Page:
Things You'll Need
Saucers or ashtrays
Small cardboard box
10-inch carboard cube
20 inch by 20 inch standard air filter
12 volt fan with AC adapter
Two-part 5-minute epoxy
Activated charcoal will solve most of your household odor problems. Activated charcoal is regular charcoal that has been treated with oxygen to open up millions of tiny spaces between the carbon atoms. The activated charcoal adsorbs odors from gases or liquids. Adsorb means that odorous carbon-based material sticks to the activated charcoal in all of those tiny spaces between the carbon atoms. Eventually, the activated charcoal is filled up with added-on carbon atoms and at that point the activated charcoal filter has to be replaced. Activated charcoal is available at pet supply stores, health food stores, industrial supply stores and online.
Passive Activated Charcoal Air Filters
Place a few tablespoons of activated charcoal in moist saucers or ashtrays. Place the activated charcoal on tables or other surfaces around the room and let it stand overnight.
Put activated charcoal in a small cardboard box, approximately a 6 inch cube. Open the top of the box and leave it in an inconspicuous place in your room.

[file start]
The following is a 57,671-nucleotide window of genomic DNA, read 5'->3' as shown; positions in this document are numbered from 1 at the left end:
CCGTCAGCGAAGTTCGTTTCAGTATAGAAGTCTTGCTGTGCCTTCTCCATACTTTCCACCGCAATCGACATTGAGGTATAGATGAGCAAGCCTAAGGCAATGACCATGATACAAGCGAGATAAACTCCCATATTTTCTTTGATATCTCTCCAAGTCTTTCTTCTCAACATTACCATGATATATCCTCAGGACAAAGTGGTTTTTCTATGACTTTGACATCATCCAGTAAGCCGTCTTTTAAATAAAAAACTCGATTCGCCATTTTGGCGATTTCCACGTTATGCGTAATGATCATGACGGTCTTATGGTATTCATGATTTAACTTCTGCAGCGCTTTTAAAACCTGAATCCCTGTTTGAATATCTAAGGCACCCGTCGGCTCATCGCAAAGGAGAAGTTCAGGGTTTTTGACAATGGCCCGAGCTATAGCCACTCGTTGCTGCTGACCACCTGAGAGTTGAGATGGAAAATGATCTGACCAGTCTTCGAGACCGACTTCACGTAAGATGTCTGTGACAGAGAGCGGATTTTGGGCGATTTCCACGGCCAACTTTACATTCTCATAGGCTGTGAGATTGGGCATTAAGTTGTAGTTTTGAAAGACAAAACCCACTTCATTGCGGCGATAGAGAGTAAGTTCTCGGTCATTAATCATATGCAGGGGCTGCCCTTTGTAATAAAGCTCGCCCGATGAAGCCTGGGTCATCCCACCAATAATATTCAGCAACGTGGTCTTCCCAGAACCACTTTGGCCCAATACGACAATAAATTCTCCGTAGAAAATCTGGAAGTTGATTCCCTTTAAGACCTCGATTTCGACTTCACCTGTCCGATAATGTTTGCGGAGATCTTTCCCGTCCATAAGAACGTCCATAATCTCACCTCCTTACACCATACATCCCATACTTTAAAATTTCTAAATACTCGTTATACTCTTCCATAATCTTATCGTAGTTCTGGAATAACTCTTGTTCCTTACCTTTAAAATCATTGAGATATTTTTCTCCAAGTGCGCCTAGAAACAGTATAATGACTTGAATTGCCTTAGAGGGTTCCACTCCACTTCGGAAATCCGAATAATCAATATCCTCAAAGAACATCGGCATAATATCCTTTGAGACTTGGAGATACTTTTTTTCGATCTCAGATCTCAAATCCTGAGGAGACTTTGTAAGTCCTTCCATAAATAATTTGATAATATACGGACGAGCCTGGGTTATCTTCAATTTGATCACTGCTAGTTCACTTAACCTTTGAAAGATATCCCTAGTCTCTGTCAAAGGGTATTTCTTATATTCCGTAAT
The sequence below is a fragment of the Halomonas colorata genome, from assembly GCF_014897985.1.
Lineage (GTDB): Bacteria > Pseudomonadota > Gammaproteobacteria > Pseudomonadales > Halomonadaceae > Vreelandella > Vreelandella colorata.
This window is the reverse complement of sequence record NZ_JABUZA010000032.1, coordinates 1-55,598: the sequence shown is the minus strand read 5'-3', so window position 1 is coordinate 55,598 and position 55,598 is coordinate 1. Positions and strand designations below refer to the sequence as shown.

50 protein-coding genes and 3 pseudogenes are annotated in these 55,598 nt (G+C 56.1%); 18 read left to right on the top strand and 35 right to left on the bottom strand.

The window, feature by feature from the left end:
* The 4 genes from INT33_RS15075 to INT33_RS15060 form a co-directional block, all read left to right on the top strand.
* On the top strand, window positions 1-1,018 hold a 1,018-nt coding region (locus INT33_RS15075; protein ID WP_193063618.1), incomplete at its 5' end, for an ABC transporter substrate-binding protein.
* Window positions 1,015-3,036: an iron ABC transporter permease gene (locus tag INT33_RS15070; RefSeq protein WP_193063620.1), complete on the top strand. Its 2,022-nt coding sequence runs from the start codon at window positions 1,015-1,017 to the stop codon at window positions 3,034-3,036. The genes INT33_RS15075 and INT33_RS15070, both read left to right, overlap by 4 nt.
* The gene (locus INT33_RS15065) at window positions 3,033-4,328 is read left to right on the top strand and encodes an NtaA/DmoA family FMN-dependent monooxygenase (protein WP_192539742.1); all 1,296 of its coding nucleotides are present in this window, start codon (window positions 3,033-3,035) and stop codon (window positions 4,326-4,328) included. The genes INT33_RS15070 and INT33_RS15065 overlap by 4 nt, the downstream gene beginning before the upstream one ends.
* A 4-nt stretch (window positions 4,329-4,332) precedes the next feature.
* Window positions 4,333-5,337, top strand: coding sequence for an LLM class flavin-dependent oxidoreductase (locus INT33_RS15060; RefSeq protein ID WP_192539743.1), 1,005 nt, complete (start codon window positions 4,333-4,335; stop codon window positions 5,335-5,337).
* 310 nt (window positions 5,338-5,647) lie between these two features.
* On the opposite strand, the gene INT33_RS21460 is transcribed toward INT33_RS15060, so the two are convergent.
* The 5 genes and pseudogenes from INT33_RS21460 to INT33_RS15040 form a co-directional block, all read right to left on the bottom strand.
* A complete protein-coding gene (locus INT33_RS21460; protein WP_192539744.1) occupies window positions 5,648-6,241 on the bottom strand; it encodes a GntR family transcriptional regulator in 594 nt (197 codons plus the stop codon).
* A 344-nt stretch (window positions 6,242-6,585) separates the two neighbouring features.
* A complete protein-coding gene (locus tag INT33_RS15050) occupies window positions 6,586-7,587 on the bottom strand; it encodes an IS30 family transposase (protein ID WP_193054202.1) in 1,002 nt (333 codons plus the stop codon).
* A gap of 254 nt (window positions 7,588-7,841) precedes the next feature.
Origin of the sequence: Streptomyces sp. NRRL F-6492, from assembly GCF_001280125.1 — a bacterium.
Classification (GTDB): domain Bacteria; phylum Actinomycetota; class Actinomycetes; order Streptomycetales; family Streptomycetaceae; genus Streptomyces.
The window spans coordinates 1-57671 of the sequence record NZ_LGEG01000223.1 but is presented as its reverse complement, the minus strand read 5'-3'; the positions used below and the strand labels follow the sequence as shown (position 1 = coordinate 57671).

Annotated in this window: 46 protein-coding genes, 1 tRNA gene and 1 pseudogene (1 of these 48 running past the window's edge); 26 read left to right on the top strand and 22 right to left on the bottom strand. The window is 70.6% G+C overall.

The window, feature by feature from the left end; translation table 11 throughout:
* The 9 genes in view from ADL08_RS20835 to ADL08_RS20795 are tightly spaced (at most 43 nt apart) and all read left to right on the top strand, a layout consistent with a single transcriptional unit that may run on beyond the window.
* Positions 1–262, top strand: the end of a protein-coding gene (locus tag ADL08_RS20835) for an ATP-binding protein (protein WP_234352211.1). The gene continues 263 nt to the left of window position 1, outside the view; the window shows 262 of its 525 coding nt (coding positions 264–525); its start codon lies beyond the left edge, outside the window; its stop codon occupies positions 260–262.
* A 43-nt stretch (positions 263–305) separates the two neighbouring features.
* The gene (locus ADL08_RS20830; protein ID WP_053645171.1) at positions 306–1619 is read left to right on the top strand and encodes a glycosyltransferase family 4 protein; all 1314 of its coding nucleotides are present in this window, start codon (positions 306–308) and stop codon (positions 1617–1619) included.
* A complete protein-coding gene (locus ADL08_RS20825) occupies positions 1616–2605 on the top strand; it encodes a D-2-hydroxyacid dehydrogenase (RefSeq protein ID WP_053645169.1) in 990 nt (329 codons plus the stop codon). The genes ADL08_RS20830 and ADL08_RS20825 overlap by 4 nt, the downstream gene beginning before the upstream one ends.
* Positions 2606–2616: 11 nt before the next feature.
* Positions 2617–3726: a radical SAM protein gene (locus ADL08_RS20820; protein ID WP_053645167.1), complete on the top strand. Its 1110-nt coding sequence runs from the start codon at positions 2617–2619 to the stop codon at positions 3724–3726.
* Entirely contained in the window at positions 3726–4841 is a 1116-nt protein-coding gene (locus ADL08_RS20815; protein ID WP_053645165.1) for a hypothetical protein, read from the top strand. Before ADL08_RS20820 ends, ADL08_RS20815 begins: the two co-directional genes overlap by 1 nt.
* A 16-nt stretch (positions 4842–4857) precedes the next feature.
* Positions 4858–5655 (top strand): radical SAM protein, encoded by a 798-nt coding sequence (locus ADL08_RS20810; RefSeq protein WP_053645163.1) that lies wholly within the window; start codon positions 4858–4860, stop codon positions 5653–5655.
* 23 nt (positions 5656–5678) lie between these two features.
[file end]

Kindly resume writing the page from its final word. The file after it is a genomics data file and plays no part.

Cut a piece of lightweight cotton into a circle 8 inches in diameter. Place a couple of tablespoons of activated charcoal in the center. Gather the edges of the cloth circle together and tie with a ribbon. Hang the sachet in a closet or bathroom.
Active Activated Charcoal Air Filter
Cut a 20 inch-by-20 inch standard air filter into four 10-inch squares with scissors. Glue the pieces to the insides of a 10 inch-by-10 inch-by-10 inch cardboard box.
Place the fan on top of one side of the box that has an filter behind it. Trace the base of the fan on the box. Use the razor cutter to cut and remove the section you just outlined from the cube.
Cut out a circle slightly bigger than the section you just removed on the side of the box opposite from the one where the fan will be placed. Be careful not to cut through the air filter.
Attach the fan to the side of the box where you cut out a section to accommodate it. Use two-part 5-minute epoxy. The fan must be positioned so that it will blow air away from the cube, not into it.
Thoroughly tape the bottom of the box shut with duct tape. Fill the box with activated charcoal from the top. Thoroughly tape the top shut and reinforce the other edges with duct tape. Plug in the fan.
Tanya Lee is a professional writer with more than 30 years experience. She has published extensively in the field of education and as a journalist, the latter in such publications as "High Country News" and "News from Indian Country." Lee holds a M.Ed. from the Harvard Graduate School of Education.